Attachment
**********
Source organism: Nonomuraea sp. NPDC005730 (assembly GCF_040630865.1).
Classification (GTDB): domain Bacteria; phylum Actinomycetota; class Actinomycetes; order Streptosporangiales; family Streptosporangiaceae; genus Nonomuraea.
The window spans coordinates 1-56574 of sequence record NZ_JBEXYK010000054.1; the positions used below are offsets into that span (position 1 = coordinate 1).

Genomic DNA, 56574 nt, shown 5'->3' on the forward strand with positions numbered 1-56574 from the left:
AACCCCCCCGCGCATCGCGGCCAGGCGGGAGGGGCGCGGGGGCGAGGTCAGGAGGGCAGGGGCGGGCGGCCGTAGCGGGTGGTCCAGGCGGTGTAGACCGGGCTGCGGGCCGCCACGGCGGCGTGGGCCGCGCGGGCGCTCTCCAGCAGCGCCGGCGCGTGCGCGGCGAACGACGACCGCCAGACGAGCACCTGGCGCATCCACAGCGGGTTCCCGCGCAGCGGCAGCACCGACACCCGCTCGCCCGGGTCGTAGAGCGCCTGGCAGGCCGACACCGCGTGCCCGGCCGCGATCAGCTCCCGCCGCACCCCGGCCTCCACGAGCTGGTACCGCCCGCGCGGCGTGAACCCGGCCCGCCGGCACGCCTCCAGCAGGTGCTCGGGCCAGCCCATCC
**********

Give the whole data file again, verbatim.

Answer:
Source organism: Nonomuraea sp. NPDC005730 (assembly GCF_040630865.1).
Classification (GTDB): domain Bacteria; phylum Actinomycetota; class Actinomycetes; order Streptosporangiales; family Streptosporangiaceae; genus Nonomuraea.
The window spans coordinates 1-56574 of sequence record NZ_JBEXYK010000054.1; the positions used below are offsets into that span (position 1 = coordinate 1).

Genomic DNA, 56574 nt, shown 5'->3' on the forward strand with positions numbered 1-56574 from the left:
AACCCCCCCGCGCATCGCGGCCAGGCGGGAGGGGCGCGGGGGCGAGGTCAGGAGGGCAGGGGCGGGCGGCCGTAGCGGGTGGTCCAGGCGGTGTAGACCGGGCTGCGGGCCGCCACGGCGGCGTGGGCCGCGCGGGCGCTCTCCAGCAGCGCCGGCGCGTGCGCGGCGAACGACGACCGCCAGACGAGCACCTGGCGCATCCACAGCGGGTTCCCGCGCAGCGGCAGCACCGACACCCGCTCGCCCGGGTCGTAGAGCGCCTGGCAGGCCGACACCGCGTGCCCGGCCGCGATCAGCTCCCGCCGCACCCCGGCCTCCACGAGCTGGTACCGCCCGCGCGGCGTGAACCCGGCCCGCCGGCACGCCTCCAGCAGGTGCTCGGGCCAGCCCATCC